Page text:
The COVID-19 pandemic has affected the lives and livelihood of almost every person in the US.  Precautions were taken, but some still got sick anyway.  Early on there was talk of canceling all sporting events, but neither the players, nor the owners, nor the fans were going to let that happen.  The NHL has been especially hard hit, and it just got hit again.  It’s possible that the January start of the next season is in jeopardy.

Upcoming NHL Season Faces Delays

There is some doubt that the NHL will even be able to get it together for the scheduled starting date of January 1, 2021.  Aside from the issues concerning COVID-19, there is a major disagreement going between the players union, the NHLPA, and the team owners concerning money.  The league is requesting additional salary deferrals and an increase in the escrow cap that would send about $300 million back to the owners, who are almost all billionaires anyway.  The players are not happy.

The owners and the players had just signed a new collective bargaining agreement back in July and now the owners want more to cover their losses due to playing games in empty stadiums.  Perhaps they thought that the COVID-19 pandemic would be over and done with by now, but it did not work out that way.  The players and their union are crying foul and there is continuing adamant, widespread opposition within the union to this request to change the terms of the CBA just agreed on and signed in July.

Now, just four months after negotiating a new six-year contract during the pandemic, which was taken into account back in July, anticipating potential economic distress created by the pandemic, the owners say that they cannot live by the deal.  This is a claim and a request that is in unprecedented in any professional sport labor law history.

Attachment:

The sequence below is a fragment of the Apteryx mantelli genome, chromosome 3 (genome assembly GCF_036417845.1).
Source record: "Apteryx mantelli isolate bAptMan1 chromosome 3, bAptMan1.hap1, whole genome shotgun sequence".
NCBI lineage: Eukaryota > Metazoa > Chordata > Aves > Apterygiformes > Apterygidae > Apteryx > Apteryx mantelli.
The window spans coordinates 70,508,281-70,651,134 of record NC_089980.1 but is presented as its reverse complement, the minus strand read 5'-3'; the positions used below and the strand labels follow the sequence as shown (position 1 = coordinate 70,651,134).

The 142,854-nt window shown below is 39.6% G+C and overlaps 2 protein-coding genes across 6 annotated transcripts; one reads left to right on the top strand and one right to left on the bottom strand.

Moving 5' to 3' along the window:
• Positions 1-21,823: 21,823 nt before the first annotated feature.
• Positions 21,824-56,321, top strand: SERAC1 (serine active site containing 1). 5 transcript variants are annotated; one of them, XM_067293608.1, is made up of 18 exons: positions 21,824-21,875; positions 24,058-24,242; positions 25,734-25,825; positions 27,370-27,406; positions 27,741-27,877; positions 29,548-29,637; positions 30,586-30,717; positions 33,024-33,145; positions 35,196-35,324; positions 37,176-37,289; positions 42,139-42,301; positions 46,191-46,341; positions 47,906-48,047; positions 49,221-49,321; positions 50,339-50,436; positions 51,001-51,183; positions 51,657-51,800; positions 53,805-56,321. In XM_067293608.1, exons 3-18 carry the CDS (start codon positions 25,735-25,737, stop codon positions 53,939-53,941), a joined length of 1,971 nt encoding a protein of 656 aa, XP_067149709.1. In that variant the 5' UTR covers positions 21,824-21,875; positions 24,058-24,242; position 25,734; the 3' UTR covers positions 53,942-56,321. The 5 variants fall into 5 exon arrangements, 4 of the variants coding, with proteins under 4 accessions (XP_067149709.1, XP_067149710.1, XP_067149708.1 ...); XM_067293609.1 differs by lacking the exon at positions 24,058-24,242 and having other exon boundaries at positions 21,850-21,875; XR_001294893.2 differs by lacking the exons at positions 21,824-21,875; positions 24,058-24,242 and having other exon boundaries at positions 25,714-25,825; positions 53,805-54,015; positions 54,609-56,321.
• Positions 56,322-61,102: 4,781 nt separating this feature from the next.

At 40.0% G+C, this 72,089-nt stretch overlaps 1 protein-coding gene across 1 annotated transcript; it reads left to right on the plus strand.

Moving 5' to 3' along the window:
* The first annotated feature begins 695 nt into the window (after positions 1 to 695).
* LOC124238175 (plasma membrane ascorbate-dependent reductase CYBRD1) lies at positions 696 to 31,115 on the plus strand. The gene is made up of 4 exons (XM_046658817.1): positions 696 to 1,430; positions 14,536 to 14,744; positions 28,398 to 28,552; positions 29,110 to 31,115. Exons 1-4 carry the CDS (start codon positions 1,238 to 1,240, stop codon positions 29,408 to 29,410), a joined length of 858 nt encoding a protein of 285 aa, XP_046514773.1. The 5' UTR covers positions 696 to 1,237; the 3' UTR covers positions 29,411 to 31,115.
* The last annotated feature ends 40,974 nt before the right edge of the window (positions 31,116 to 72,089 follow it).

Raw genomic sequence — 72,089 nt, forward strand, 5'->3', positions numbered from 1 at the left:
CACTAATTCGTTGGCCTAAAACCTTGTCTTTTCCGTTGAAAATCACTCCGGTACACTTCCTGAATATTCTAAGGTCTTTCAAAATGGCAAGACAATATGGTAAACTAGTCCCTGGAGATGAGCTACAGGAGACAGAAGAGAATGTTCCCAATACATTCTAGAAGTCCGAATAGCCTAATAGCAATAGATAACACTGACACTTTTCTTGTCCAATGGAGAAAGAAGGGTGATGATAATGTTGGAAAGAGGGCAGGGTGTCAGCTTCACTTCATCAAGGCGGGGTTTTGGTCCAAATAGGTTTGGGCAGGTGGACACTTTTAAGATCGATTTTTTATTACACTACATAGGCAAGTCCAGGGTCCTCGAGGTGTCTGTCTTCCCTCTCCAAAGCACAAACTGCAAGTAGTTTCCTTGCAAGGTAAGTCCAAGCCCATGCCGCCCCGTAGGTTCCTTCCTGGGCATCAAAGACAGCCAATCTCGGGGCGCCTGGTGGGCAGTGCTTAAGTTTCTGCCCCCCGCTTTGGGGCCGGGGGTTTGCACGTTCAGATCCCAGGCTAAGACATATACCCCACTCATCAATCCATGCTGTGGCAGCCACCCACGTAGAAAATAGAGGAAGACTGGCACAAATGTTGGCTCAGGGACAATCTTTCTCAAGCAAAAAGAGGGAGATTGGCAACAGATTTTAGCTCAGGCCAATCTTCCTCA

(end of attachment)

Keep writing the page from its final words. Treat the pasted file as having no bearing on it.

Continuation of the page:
NHL Owners Back Away From Agreements

Under existing agreements, the players union was entitled to a 50/50 split on all hockey related revenues garnered during the season, but the current terms being offered by the owners would seem to eliminate that part of the deal.  The players union and the league still must sit down together and come up with workable protocols concerning the health and safety of both the players and coaches down on the floor and the fans, if any, in the stands.

To date they have not been able to get past the financial negotiations to even discuss the important issues that the teams will be facing when the season gets underway and the COVID-19 pandemic is still upon us.  The league and the union must work together to create contingencies within the schedule for postponements and for perhaps ranking the teams by percentages rather than points if all teams do not play the same number of games this season.

Now, the original starting date of January 1 and a 60-game season seems in jeopardy as negations have stalled and neither side wants to budge.  A starting date during the third week of January and a 48-game season seems more likely to happen.

COVID-19 Hits NHL Teams

Compounding those issues is the revelation that two teams are dealing with COVID-19 issues.  The Columbus Blue Jackets announced yesterday that the team has “several players” who have recently tested positive for the coronavirus, and that it is now taking additional precautions to prevent the outbreak from getting worse.

The Vegas Golden Knights have four players who have tested positive for COVID-19.  These are now in self-isolation and the team hasn’t closed its practice facility, but it is putting all off-ice player areas in a “no-trespassing zone” for the time being.  It might be smart to begin anticipating a delay in the start of the new NHL season.